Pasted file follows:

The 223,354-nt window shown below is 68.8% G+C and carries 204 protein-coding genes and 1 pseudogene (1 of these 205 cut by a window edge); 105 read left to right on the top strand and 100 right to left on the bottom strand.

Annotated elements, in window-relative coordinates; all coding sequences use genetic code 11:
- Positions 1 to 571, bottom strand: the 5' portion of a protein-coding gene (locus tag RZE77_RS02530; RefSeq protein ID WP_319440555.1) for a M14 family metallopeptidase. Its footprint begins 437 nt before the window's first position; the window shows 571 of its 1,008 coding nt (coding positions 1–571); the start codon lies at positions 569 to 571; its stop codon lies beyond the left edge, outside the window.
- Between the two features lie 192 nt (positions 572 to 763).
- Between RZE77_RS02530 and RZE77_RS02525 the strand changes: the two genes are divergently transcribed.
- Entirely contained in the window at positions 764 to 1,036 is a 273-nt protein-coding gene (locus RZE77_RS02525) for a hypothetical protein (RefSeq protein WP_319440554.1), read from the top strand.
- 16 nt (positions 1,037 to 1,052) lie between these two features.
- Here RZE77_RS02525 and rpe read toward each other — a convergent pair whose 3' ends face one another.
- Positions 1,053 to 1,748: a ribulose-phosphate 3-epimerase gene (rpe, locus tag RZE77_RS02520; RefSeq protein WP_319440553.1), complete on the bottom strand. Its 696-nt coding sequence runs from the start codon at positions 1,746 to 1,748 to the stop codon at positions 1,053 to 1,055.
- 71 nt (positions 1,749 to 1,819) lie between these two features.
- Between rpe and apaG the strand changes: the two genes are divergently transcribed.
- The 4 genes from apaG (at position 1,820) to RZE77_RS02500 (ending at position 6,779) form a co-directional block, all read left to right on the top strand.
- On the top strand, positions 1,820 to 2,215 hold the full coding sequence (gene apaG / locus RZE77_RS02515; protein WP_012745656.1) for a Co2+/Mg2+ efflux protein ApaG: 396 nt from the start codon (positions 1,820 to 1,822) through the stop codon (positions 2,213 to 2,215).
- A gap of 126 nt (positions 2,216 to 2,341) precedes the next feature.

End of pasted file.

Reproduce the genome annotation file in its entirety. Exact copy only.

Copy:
The 223,354-nt window shown below is 68.8% G+C and carries 204 protein-coding genes and 1 pseudogene (1 of these 205 cut by a window edge); 105 read left to right on the top strand and 100 right to left on the bottom strand.

Annotated elements, in window-relative coordinates; all coding sequences use genetic code 11:
- Positions 1 to 571, bottom strand: the 5' portion of a protein-coding gene (locus tag RZE77_RS02530; RefSeq protein ID WP_319440555.1) for a M14 family metallopeptidase. Its footprint begins 437 nt before the window's first position; the window shows 571 of its 1,008 coding nt (coding positions 1–571); the start codon lies at positions 569 to 571; its stop codon lies beyond the left edge, outside the window.
- Between the two features lie 192 nt (positions 572 to 763).
- Between RZE77_RS02530 and RZE77_RS02525 the strand changes: the two genes are divergently transcribed.
- Entirely contained in the window at positions 764 to 1,036 is a 273-nt protein-coding gene (locus RZE77_RS02525) for a hypothetical protein (RefSeq protein WP_319440554.1), read from the top strand.
- 16 nt (positions 1,037 to 1,052) lie between these two features.
- Here RZE77_RS02525 and rpe read toward each other — a convergent pair whose 3' ends face one another.
- Positions 1,053 to 1,748: a ribulose-phosphate 3-epimerase gene (rpe, locus tag RZE77_RS02520; RefSeq protein WP_319440553.1), complete on the bottom strand. Its 696-nt coding sequence runs from the start codon at positions 1,746 to 1,748 to the stop codon at positions 1,053 to 1,055.
- 71 nt (positions 1,749 to 1,819) lie between these two features.
- Between rpe and apaG the strand changes: the two genes are divergently transcribed.
- The 4 genes from apaG (at position 1,820) to RZE77_RS02500 (ending at position 6,779) form a co-directional block, all read left to right on the top strand.
- On the top strand, positions 1,820 to 2,215 hold the full coding sequence (gene apaG / locus RZE77_RS02515; protein WP_012745656.1) for a Co2+/Mg2+ efflux protein ApaG: 396 nt from the start codon (positions 1,820 to 1,822) through the stop codon (positions 2,213 to 2,215).
- A gap of 126 nt (positions 2,216 to 2,341) precedes the next feature.